The Bureau of Indian Affairs notified all Indian tribes that were likely to be culturally affiliated with the human remains or from whose aboriginal lands the human remains originated, including the Cheyenne-Arapaho Tribes of Oklahoma; Cheyenne River Sioux Tribe of the Cheyenne River Reservation, South Dakota; Crow Creek Sioux Tribe of the Crow Creek Reservation, South Dakota; Flandreau Santee Sioux Tribe of South Dakota; Lower Brule Sioux Tribe of the Lower Brule Reservation, South Dakota; Northern Cheyenne Tribe of the Northern Cheyenne Indian Reservation, Montana; Oglala Sioux Tribe of the Pine Ridge Reservation, South Dakota; Rosebud Sioux Tribe of the Rosebud Indian Reservation, South Dakota; Santee Sioux Tribe of the Santee Reservation of Nebraska; Sisseton-Wahpeton Sioux Tribe of the Lake Traverse Reservation, South Dakota; Spirit Lake Tribe, North Dakota; Standing Rock Sioux Tribe of North & South Dakota; and Yankton Sioux Tribe of South Dakota. The notification stated that the Bureau of Indian Affairs had the human remains under its control and was beginning the process of determining the cultural affiliation of the human remains.

Following consultation, representatives of the Cheyenne-Arapaho Tribes of Oklahoma and Northern Cheyenne Tribe of the Northern Cheyenne Indian Reservation, Montana agreed that the human remains and accompanying card should be examined by the staff of the Smithsonian Institution, National Museum of Natural History, Repatriation Office. A review of the Army Medical Museum archives, now part of the National Museum of Health and Medicine, indicates that Path. Series 7023 was assigned to a skull of a Cheyenne male who was killed near Fort Robinson in 1879. The skull identified as Path. Series 7023 is unaccounted for in the National Museum of Health and Medicine collection. The paper, typing, and format of the card accompanying the human remains is similar to cards typically used by the Army Medical Museum. The pencilled note on the back of the card may refer to Dull Knife, the Cheyenne leader of the Fort Robinson breakout on January 9, 1879. Dull Knife was nearly 70 years old at the time and survived the Fort Robinson breakout. Physical examination Start Printed Page 4315indicates that the human remains are from a 25-30-year-old male. The condition of the skull indicates that it was obtained shortly after death. Measurements of the skull are nearly identical to the measurements for Path. Series 7023 in the Army Medical Museum archives. Comparison of measurements from the skull with measurements from skulls from several Plains tribes indicates that the Cheyenne and Sioux are the most likely groups for biological affinity. A discriminant analysis of the measurements indicates that the skull is much more similar to the Sioux group, but a Cheyenne affiliation cannot be excluded. The human remains are currently in the possession of the Smithsonian Institution, National Museum of Natural History, Repatriation Office.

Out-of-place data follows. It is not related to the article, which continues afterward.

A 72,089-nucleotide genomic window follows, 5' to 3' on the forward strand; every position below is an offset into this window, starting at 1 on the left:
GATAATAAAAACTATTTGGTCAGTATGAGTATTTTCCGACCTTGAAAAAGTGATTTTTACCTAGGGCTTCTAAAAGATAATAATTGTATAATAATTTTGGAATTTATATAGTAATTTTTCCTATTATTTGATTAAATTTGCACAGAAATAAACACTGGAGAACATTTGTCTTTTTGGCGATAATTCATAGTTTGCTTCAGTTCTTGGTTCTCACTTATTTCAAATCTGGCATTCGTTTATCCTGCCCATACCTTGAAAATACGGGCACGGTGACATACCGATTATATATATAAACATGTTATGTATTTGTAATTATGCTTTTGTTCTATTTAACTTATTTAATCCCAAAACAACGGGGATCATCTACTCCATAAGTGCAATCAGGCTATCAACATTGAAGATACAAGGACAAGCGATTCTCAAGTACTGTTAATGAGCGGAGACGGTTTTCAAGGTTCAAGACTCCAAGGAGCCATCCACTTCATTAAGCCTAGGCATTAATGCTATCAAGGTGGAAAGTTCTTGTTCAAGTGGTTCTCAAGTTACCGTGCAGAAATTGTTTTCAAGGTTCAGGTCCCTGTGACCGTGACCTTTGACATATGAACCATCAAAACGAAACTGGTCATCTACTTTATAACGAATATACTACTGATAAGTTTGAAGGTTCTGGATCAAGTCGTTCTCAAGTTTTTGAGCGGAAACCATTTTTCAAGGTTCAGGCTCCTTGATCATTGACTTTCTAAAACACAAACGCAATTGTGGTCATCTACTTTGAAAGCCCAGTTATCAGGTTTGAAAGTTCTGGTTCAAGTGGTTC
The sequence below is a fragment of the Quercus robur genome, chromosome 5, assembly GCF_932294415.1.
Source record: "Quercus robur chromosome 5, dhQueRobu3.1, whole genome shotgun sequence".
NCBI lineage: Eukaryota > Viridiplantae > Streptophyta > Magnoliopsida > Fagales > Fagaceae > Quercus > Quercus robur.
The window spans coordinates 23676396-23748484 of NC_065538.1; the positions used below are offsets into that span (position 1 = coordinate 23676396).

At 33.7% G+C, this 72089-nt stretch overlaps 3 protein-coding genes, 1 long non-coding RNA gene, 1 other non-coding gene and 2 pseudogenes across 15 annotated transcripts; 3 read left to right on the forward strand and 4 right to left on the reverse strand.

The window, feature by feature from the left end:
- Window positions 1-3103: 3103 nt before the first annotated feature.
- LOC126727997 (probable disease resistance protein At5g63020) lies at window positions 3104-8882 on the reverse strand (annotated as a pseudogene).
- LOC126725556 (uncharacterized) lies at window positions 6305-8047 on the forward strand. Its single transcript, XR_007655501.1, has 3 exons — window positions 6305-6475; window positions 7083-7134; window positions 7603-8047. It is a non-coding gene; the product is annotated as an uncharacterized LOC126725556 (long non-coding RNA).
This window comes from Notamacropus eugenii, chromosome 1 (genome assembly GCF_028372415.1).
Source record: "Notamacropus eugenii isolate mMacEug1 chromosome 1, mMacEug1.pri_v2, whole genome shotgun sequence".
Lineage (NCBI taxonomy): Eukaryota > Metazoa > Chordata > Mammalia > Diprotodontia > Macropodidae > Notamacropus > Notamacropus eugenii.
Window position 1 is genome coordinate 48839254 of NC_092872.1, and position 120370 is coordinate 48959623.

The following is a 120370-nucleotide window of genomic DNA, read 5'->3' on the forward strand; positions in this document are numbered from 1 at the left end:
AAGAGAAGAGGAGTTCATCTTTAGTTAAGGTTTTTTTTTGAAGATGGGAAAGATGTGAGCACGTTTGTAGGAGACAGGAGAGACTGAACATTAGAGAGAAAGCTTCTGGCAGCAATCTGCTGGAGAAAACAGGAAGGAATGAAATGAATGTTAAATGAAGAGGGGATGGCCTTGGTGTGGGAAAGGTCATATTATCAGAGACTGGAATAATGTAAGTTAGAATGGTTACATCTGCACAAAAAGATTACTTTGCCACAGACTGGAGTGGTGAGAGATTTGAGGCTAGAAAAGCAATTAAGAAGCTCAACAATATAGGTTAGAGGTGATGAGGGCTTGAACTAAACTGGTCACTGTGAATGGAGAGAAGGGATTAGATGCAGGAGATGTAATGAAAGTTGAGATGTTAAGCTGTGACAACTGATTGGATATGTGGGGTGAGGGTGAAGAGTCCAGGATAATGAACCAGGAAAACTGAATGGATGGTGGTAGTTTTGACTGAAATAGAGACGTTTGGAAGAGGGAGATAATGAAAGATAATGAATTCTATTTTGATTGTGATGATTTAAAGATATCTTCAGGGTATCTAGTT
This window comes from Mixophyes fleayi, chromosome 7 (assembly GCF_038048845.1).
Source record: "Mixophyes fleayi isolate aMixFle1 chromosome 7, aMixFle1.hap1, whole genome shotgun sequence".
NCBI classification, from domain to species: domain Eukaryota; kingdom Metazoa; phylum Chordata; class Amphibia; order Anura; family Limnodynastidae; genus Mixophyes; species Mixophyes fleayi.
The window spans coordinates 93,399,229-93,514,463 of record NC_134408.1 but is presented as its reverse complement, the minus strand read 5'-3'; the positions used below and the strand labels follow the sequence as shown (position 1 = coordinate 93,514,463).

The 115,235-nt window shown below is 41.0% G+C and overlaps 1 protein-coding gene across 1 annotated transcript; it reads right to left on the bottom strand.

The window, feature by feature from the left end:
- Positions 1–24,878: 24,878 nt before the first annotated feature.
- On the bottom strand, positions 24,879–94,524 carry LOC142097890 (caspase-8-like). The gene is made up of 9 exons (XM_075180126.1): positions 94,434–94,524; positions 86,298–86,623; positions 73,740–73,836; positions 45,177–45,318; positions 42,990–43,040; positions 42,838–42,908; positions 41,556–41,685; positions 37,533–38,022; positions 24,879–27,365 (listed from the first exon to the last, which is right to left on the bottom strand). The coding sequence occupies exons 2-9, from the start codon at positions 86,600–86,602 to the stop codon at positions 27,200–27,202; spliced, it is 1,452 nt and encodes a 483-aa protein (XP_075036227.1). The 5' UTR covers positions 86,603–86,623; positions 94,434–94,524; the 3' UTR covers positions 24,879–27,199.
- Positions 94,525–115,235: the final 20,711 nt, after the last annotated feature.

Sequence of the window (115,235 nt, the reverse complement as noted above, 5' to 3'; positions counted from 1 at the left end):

Representatives of the Cheyenne River Sioux Tribe of the Cheyenne River Reservation, South Dakota; Crow Creek Sioux Tribe of the Crow Creek Reservation, South Dakota; Flandreau Santee Sioux Tribe of South Dakota; Lower Brule Sioux Tribe of the Lower Brule Reservation, South Dakota; Oglala Sioux Tribe of the Pine Ridge Reservation, South Dakota; Rosebud Sioux Tribe of the Rosebud Indian Reservation, South Dakota; Santee Sioux Tribe of the Santee Reservation of Nebraska; Sisseton-Wahpeton Sioux Tribe of the Lake Traverse Reservation, South Dakota; Spirit Lake Tribe, North Dakota; Standing Rock Sioux Tribe of North & South Dakota; and Yankton Sioux Tribe of South Dakota have agreed to the repatriation of the human remains to the Cheyenne-Arapaho Tribes of Oklahoma and Northern Cheyenne Tribe of the Northern Cheyenne Indian Reservation, Montana.